Columbia Records Radio Hour, by Bruce Springsteen


Broadcast December 14, 1995

‘Released’ 1996

52 min, 6 sec

The Ghost of Tom Joad and its accompanying tour are generally seen as the end of Bruce Springsteen’s extended mid-life crisis, the ten-year period of time where he struck out on his own, having fired his long-time musical partners in the E Street Band in 1989. Save for a single session for Springsteen’s Greatest Hits album in 1995 and his Rock and Roll Hall of Fame induction ceremony in 1998, Springsteen would not reunite with his band in public until the Reunion Tour of 1999, which began the current era of Springsteen.

But we’re not there yet, and so here we have Columbia Records Radio Hour, recorded over three separate dates and broadcast in the early days of the Tom Joad tour. Moreso than even the album it supported, this tour was done by Springsteen alone, with only a guitar, a harmonica, and his voice to make music with. (Springsteen guitar tech Kevin Buell occasionally provided off-stage instrumentation, but this was limited to atmospheric keyboards.) The Columbia Records Radio Hour series showcased numerous Columbia Records artists in an intimate format, featuring exclusive interviews and performances from the featured artist. Springsteen’s edition of the show featured an interview recorded in November prior to the start of the Tom Joad tour, alongside a pre-tour performance that same night. Select tracks from two other concerts in December, after the tour’s beginning, were mixed in to break up the interview sections and studio tracks from Tom Joad.

The tour, like Tom Joad, was dour and sparse, with Springsteen frequently reminding his audiences that silence was an essential part of the performance, far removed from the raucous live shows the fans had been accustomed to. Springsteen’s hard-line stance (as tongue-in-cheek as it was) eventually earned the tour the dubious nickname “Shut the Fuck Up Tour,” taken from a line in one of Springsteen’s many intros, where he recommended the audience to politely implore their neighbors to “shut the fuck up” during any given song. Despite this, Springsteen retained his usual stage presence, scaled back for the smaller, more intimate venues, but more willing to talk for a while in between songs. The tour became notorious for seemingly never ending, running for eighteen months across three calendar years, Springsteen ambling across all of America many times, and Europe several times as well, with breaks around the summer of 1996 and the holidays of each year to spend time with his family.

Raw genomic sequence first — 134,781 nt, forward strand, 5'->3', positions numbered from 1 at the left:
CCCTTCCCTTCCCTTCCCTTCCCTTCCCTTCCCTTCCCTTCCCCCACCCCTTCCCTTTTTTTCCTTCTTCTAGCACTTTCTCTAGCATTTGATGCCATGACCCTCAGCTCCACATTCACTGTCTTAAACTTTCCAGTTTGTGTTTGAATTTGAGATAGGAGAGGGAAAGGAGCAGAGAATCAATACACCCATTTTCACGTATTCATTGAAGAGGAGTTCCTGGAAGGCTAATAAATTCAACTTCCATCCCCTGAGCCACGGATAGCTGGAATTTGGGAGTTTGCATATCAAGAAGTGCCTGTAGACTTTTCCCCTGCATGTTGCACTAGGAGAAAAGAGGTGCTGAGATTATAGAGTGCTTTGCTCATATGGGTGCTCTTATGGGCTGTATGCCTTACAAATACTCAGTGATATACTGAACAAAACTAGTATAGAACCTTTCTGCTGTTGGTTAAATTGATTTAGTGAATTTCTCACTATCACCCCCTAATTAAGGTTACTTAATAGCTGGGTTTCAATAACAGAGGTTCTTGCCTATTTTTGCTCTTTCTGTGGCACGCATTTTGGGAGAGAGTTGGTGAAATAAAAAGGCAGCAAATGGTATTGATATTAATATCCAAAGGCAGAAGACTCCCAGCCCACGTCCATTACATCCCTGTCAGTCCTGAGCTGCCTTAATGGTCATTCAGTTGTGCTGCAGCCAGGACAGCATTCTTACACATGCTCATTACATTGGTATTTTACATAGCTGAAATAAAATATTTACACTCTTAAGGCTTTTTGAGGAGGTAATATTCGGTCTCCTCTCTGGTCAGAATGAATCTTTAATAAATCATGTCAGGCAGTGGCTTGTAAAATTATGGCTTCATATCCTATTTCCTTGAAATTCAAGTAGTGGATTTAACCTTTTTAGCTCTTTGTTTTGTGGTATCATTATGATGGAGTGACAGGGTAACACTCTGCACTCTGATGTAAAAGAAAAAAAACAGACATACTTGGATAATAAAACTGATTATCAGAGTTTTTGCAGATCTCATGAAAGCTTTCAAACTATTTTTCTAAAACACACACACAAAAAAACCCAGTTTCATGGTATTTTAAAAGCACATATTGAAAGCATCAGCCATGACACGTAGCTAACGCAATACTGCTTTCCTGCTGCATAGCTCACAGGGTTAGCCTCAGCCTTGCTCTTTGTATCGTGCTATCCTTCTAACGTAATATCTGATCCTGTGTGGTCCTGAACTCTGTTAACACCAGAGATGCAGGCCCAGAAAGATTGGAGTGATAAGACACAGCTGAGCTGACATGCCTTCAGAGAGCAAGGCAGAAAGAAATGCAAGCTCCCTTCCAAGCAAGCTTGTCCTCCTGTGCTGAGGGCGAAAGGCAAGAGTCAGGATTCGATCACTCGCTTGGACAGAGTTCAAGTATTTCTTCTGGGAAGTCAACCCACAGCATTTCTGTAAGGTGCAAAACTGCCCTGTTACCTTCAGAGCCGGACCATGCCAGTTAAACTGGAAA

The selection of tracks on Columbia Records Radio Hour is a pretty accurate indicator of the early Tom Joad setlists, with a heavy focus on the new album’s tracks, as well as an interesting mixture of Springsteen’s 70s and 80s classics, all redone in the same style as the Tom Joad tracks – just Springsteen and his guitar. It changes the feeling of pretty much every song in the set, far removed from the damaged optimism and glimmers of hope that the originals held. “Darkness on the Edge of Town” becomes even more of a lament than it usually is; the stark condemnation of post-Vietnam America is even more obvious in “Born in the U.S.A.,” while “Streets of Philadelphia” benefits hugely from the quiet, acoustic treatment it receives in this set. Only “Does This Bus Stop at 82nd Street?” provides a reprieve from the crushing seriousness of the constructed set, and the song itself is an oddity for the Tom Joad sets.

As unusual as the Tom Joad tour was, and as much as it represented what many thought would be the end of Springsteen’s career as his decline into irrelevance seemingly bottomed out, the tour still provided a fascinating shift in tone and musical style, opening Springsteen up to two more tours away from the E Street Band following their reunion – the similarly solo and acoustic Devils & Dust tour in 2005, and the surprising and unique Sessions Band tour in 2006 and 2007, both in support of records made separately from the E Street Band at the time. The Ghost of Tom Joad and its tour was new territory for Springsteen, and that new territory gave him more freedom than ever before.


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